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Presbyterian Disaster Assistance follows Hurricane Matthew’s path of destruction

Agency prepares to assist where needed

by Rick Jones and Tammy Warren | Presbyterian News Service

People run for shelter in the flooded streets of St Jean du Sud, on the southern coast of Haiti. (Photo courtesy Act Alliance/LWF)

People run for shelter in the flooded streets of St Jean du Sud, on the southern coast of Haiti. (Photo courtesy Lutheran World Federation)

LOUISVILLE – As Hurricane Matthew continues to churn across the Atlantic toward the U.S. coast, Presbyterian Disaster Assistance has been reaching out to its partners in Haiti and Cuba.

“Our partners in Haiti are assessing the damage even as we speak,” said Luke Asikoye, PDA’s associate for international disaster response. “No one knows the extent of damage yet because communications and mobility are limited due to the storm.”

At last report, as many as 11 people were known to have been killed, including five in Haiti. The town of Baracoa, Cuba has been hit hard by extreme wind and storm surge. There are reports that some coastal areas have been hit by 24-foot waves. Numerous homes and businesses are reported damages in both Cuba and Haiti.

“In Haiti, we’ve had partners working since the 2010 earthquake and they’re still working on repairs from Hurricane Sandy,” said the Rev. Dr. Laurie Kraus, PDA director. “Our national and international disaster staff have been having preliminary discussions about the best way to respond to this disaster.”

Cindy Corell, a mission co-worker who lives in Haiti, has been in Virginia this week and is trying to keep up with friends and co-workers through social media and phone calls.

“Most of the people I know are in Port-au-Prince, which has not been hit too hard. People are helping one another and a number of ministries are struggling to get help where it is needed most,” she said. “I have not been in touch with people from Cherident. The telephone towers are down and there is little or no electrical current. I will feel better when I know my Haitian family there is safe.”

PC(USA) Stated Clerk, the Rev. Dr. J. Herbert Nelson, II,  said, “I am saddened by the devastation that is occurring. Haiti has been through this a number of times. Whereas this represents another rebuilding process, I am convinced that the people of Haiti do have the faith and resilience to get beyond this with the help of the good Lord, and the assistance of people who love the Lord.”

The National Hurricane Center is predicting the storm to hit parts of eastern Florida and the southeast coast on Thursday and continue through the weekend. Forecasters are also warning coastal communities in Georgia and the Carolinas to make necessary preparations.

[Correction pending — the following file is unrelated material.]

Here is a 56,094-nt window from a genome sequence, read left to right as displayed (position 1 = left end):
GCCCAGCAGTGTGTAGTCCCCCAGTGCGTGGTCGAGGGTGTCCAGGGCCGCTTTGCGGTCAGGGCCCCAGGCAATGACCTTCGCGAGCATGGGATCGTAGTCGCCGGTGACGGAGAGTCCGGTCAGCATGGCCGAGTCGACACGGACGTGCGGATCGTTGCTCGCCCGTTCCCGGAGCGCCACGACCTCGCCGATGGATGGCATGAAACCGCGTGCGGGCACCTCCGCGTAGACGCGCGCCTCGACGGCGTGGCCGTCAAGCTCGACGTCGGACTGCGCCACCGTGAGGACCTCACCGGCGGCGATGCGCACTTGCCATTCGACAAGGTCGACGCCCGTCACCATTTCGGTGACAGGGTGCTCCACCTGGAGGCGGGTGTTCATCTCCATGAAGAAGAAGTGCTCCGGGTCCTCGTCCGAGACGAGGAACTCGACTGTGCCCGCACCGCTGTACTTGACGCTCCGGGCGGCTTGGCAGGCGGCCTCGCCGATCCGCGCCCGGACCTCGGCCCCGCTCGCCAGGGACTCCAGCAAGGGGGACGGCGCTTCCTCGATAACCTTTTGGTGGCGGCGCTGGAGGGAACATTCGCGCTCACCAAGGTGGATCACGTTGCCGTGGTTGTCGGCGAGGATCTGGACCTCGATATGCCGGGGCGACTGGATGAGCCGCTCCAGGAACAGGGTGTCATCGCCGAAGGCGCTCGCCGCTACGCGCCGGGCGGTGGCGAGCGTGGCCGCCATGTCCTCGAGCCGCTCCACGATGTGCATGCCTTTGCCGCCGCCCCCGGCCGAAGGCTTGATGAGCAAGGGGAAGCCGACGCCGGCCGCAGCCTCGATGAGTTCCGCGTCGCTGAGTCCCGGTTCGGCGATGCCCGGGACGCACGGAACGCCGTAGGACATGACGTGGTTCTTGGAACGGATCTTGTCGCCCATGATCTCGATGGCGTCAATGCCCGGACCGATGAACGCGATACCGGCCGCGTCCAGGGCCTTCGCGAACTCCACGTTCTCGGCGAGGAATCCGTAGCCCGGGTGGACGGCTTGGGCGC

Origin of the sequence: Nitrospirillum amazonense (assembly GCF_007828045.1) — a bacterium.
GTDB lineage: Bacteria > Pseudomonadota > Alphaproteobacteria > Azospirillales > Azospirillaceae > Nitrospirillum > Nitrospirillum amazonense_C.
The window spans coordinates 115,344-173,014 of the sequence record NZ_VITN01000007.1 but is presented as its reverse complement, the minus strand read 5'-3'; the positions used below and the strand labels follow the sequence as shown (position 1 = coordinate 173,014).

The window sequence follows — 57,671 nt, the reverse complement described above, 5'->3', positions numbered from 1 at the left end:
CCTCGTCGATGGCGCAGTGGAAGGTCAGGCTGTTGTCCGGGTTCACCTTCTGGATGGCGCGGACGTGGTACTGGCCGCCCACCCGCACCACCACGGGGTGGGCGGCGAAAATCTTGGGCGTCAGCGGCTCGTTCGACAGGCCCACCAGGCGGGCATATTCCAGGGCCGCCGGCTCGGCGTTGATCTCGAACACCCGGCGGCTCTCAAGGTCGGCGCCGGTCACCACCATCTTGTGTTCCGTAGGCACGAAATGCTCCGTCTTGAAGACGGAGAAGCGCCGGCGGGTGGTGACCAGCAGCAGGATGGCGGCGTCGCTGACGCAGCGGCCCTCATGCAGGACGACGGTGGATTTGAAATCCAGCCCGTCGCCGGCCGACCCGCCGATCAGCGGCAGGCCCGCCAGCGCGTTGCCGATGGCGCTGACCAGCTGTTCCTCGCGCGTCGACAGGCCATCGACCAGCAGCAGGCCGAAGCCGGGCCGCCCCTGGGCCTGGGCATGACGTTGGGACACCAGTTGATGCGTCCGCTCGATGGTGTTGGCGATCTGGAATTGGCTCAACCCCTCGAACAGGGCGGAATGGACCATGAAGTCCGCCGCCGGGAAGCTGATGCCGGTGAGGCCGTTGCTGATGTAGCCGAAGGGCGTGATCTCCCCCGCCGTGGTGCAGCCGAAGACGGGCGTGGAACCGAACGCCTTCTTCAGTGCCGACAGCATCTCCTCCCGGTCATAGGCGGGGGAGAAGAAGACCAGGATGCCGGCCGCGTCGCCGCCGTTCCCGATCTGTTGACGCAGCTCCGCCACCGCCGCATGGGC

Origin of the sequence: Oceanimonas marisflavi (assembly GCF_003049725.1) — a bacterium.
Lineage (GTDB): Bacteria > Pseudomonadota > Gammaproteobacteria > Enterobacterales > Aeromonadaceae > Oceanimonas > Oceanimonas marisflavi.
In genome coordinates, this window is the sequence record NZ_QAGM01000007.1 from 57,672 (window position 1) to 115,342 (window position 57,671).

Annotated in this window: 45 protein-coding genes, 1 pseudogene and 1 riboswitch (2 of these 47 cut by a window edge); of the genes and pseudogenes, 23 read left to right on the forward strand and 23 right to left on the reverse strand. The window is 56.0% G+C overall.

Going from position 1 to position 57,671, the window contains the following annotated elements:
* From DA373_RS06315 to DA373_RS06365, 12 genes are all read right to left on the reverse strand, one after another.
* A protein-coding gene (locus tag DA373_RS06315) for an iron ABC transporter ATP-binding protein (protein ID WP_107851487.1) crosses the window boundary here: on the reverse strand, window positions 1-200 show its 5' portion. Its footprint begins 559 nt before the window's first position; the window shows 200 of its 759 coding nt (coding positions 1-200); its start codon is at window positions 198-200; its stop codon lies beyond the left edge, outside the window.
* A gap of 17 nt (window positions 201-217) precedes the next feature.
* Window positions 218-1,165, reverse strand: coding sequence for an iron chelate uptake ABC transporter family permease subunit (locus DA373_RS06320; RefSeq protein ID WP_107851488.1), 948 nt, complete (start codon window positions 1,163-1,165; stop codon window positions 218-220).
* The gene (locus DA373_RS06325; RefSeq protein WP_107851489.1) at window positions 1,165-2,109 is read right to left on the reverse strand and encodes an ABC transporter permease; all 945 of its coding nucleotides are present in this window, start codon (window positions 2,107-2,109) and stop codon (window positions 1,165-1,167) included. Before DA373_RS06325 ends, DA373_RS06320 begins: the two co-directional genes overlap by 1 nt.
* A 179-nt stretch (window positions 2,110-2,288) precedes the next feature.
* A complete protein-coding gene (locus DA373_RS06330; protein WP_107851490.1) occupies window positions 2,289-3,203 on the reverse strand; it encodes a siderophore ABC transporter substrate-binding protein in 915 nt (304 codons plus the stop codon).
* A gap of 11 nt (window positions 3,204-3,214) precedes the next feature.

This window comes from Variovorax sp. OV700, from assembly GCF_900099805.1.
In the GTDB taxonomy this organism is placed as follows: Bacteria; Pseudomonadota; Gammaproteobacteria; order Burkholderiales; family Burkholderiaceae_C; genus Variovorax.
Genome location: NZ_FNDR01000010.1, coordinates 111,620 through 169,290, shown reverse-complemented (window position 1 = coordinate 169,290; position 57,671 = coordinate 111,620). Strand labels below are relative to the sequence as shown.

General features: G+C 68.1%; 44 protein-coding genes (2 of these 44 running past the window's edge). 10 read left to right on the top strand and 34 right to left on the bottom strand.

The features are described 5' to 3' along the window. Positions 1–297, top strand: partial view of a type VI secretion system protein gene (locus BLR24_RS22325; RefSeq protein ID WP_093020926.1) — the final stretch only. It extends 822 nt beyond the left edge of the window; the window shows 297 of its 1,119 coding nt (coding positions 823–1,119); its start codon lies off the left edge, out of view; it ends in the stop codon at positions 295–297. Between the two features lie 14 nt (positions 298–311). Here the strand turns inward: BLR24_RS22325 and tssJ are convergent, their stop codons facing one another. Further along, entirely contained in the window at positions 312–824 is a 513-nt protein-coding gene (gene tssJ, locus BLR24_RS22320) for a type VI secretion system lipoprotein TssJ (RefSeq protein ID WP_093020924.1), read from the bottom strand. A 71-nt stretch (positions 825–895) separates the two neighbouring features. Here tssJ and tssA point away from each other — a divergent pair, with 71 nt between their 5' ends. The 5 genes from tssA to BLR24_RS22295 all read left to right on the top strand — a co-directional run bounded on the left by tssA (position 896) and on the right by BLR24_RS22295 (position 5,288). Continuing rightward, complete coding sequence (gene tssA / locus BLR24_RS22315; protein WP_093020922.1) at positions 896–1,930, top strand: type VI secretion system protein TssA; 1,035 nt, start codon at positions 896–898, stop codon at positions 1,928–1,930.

“PDA staff are monitoring Matthew’s progress through the Federal Emergency Management Agency (FEMA) and the National Voluntary Organizations Active in Disaster (VOAD),” said Kraus. “We’ve also reached out to all presbyteries in Florida and provided them with the basic forms to fill out for assistance should they be hit.”

Kraus says staff will do the same with the presbyteries along the east coast.

“We want to keep the lines of communication open with everyone along the eastern seaboard,” said Kraus. “We have National Response Team members all along the coast, especially the southeast. The NRTs will coordinate the initial assessment and response with the presbyteries affected.”

Maximum sustained winds from the storm are reported at near 120 mph and is currently listed as a category 3 hurricane.

Those interested in supporting relief efforts should designate gifts to “Hurricane Matthew” through https://pma.pcusa.org/donate/make-a-gift/gift-info/DR000148/.

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Creative_Commons-BYNCNDYou may freely reuse and distribute this article in its entirety for non-commercial purposes in any medium. Please include author attribution, photography credits, and a link to the original article. This work is licensed under a Creative Commons Attribution-NonCommercial-NoDeratives 4.0 International License.


Creative_Commons-BYNCNDYou may freely reuse and distribute this article in its entirety for non-commercial purposes in any medium. Please include author attribution, photography credits, and a link to the original article. This work is licensed under a Creative Commons Attribution-NonCommercial-NoDeratives 4.0 International License.

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